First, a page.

Denouncing and Renouncing

I've never ben a big fan of Stnaly Fish (from back when he was quite the controverisal Duke English professor while I was there), but I really loved his comments in the Times today.  Speaking on the subject of Wright and Obama, Fish writes:

In politics, and in much of the rest of life, being held responsible
for your own words comes with the territory. Once you?ve opened your
big mouth, others have a perfect right to ask, ?Do you really mean
that?? or ?What did you mean by that?? or ?If you say that, would you
also say??? (a question that usually has you frantically disassociating
yourself from Hitler). But why should you be held responsible for words
spoken by someone else, even if that someone else is a person you work
with or share a bed with? I frequently say things that make my wife
cringe, but whatever blame attaches to my utterances certainly should
not be extended to her, and it would be entirely inappropriate to ask
her to denounce me or to fault her if she didn?t.

I must admit, that above line really grabbed me when I read this.  If Kim felt she had to be accountable for my many questionable utterances, she would have left me long ago.  Fish continues…

Yet this is the position we routinely place our public figures in.
The demand that Barack Obama denounce and renounce his pastor, who
delivered himself of sentiments a million miles from anything Obama has
ever said, is only the latest and most publicized example…

This denouncing and renouncing game is simply not serious. It is a
media-staged theater, produced not in response to genuine concerns ? no
one thinks that Obama is unpatriotic or that Clinton is a racist or
that McCain is a right-wing bigot ? but in response to the needs of a
news cycle. First you do the outrage (did you see what X said?), then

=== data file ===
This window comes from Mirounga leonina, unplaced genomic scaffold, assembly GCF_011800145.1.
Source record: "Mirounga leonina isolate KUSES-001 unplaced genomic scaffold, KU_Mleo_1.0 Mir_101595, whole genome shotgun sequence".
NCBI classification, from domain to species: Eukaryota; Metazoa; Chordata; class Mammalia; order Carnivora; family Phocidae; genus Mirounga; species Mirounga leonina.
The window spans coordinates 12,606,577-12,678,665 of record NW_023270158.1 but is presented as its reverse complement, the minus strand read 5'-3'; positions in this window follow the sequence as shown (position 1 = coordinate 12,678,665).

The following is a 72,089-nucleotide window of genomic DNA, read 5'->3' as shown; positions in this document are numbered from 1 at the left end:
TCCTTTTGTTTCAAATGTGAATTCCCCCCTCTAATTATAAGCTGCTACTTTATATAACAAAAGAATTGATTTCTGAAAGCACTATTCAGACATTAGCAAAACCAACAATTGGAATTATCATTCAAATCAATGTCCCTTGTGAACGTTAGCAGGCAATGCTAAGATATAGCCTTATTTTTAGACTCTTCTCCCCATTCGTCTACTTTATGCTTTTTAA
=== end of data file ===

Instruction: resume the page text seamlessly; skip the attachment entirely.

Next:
you put the question to the candidate (do you hereby denounce and
renounce?), then you have a debate on the answer (Did he go far enough?
Has she shut her husband up?), and then you do endless polls that
quickly become the basis of a new round.

Meanwhile, the things the candidates themselves are saying about
really important matters ? war, the economy, health care, the
environment ? are put on the back-burner until the side show is over,
though the odds are that a new one will start up immediately.

Amen.

The Richardson endorsement

It's such an unusual thing for me to actually get a request to blog on a topic, thus, I've got to say a few words about Bill Richardson's endorsement of Obama.  Obviously, there's not many voters out there who are going to say, “oohhh, now I'll vote for Obama,” but still I do think this endorsement is of important symbolic importance.  Among other things, it's been well-reported that Obama does not fare well among Hispanics, and Richardson is far-and-away the most prominent Hispanic politican. 

More importantly, it is saying somethig that Richardson is willing to stand up to the Clinton establishment.  Here's a little tidbit from Jason Zengerly I came across over at TNR discussing Clintonite (and former DNC chair) Terry McAuliffe:

All that said, the most interesting thing
about Richardson's endorsement, to me at least, is thinking about just
how much it must piss off Terry McAuliffe. Here's one of my favorite
bits of campaign reportage this year, from a piece Crowley wrote way back when about the mood on the Clinton campaign plane right after her defeat in Iowa:

The preternaturally jolly McAuliffe is a good
man to have spinning for you in a pinch. But his good cheer dimmed when
I asked him about Bill Richardson, who appears to have made an
11th-hour deal to throw his supporters to Obama. ?How many times did
[Clinton] appoint him?? McAuliffe marveled. ?Two? U.N. Ambassador and
Energy Secretary?? He looked at me, half-glaring, awaiting
confirmation. ?I don?t know,? I joked, ?but who?s counting?? ?I am,?
McAuliffe said firmly.

Imagine what McAuliffe's thinking now.

One thing that has always troubled me about Hillary's campaign is wondering how many of her staff and supporters generally wanted her to be president versus how many thought they could not turn their back on Bill (especially after reading this excellent Josh Green profile of Hillary some time ago).  Reading McAuliffe's comments you really have to wonder just how widespread this is.  Richardson has the stature where he can buck the Clintons, but many politicians are surely (and quite legitimately) fearful.  Anyway, I am pleased that my original choice for the nomination has backed my current choice.





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